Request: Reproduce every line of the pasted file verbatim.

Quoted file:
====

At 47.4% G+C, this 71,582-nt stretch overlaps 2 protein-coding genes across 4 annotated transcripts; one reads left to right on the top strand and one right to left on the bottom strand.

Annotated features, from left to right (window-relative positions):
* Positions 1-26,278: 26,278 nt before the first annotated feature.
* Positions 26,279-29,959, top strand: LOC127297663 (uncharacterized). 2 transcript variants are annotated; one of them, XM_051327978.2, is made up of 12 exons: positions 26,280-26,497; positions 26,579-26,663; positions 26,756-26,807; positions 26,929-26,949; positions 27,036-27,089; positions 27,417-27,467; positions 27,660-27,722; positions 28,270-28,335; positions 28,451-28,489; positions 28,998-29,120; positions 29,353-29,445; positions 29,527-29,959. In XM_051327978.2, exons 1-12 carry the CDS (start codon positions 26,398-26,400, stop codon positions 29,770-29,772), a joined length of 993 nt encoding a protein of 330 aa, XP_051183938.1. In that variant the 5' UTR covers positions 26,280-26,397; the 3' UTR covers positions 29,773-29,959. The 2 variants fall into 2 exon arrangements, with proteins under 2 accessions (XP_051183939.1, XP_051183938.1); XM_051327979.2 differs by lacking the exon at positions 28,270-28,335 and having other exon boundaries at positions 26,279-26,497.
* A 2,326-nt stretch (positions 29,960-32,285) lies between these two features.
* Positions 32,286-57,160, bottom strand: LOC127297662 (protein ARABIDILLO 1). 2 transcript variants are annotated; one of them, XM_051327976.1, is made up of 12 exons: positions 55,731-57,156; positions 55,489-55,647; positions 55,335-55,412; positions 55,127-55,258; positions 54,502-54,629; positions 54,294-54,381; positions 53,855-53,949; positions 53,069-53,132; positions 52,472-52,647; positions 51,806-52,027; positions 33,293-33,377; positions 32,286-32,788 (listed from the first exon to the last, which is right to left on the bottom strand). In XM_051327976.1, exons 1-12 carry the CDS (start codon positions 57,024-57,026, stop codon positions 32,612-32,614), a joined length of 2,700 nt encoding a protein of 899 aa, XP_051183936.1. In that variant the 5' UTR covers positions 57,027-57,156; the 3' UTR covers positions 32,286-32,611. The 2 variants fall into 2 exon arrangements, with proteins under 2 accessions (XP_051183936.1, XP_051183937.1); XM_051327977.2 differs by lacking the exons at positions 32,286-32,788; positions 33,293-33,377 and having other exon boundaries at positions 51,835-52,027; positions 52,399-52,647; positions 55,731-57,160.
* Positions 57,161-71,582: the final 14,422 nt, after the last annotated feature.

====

At 47.4% G+C, this 71,582-nt stretch overlaps 2 protein-coding genes across 4 annotated transcripts; one reads left to right on the top strand and one right to left on the bottom strand.

Annotated features, from left to right (window-relative positions):
* Positions 1-26,278: 26,278 nt before the first annotated feature.
* Positions 26,279-29,959, top strand: LOC127297663 (uncharacterized). 2 transcript variants are annotated; one of them, XM_051327978.2, is made up of 12 exons: positions 26,280-26,497; positions 26,579-26,663; positions 26,756-26,807; positions 26,929-26,949; positions 27,036-27,089; positions 27,417-27,467; positions 27,660-27,722; positions 28,270-28,335; positions 28,451-28,489; positions 28,998-29,120; positions 29,353-29,445; positions 29,527-29,959. In XM_051327978.2, exons 1-12 carry the CDS (start codon positions 26,398-26,400, stop codon positions 29,770-29,772), a joined length of 993 nt encoding a protein of 330 aa, XP_051183938.1. In that variant the 5' UTR covers positions 26,280-26,397; the 3' UTR covers positions 29,773-29,959. The 2 variants fall into 2 exon arrangements, with proteins under 2 accessions (XP_051183939.1, XP_051183938.1); XM_051327979.2 differs by lacking the exon at positions 28,270-28,335 and having other exon boundaries at positions 26,279-26,497.
* A 2,326-nt stretch (positions 29,960-32,285) lies between these two features.
* Positions 32,286-57,160, bottom strand: LOC127297662 (protein ARABIDILLO 1). 2 transcript variants are annotated; one of them, XM_051327976.1, is made up of 12 exons: positions 55,731-57,156; positions 55,489-55,647; positions 55,335-55,412; positions 55,127-55,258; positions 54,502-54,629; positions 54,294-54,381; positions 53,855-53,949; positions 53,069-53,132; positions 52,472-52,647; positions 51,806-52,027; positions 33,293-33,377; positions 32,286-32,788 (listed from the first exon to the last, which is right to left on the bottom strand). In XM_051327976.1, exons 1-12 carry the CDS (start codon positions 57,024-57,026, stop codon positions 32,612-32,614), a joined length of 2,700 nt encoding a protein of 899 aa, XP_051183936.1. In that variant the 5' UTR covers positions 57,027-57,156; the 3' UTR covers positions 32,286-32,611. The 2 variants fall into 2 exon arrangements, with proteins under 2 accessions (XP_051183936.1, XP_051183937.1); XM_051327977.2 differs by lacking the exons at positions 32,286-32,788; positions 33,293-33,377 and having other exon boundaries at positions 51,835-52,027; positions 52,399-52,647; positions 55,731-57,160.
* Positions 57,161-71,582: the final 14,422 nt, after the last annotated feature.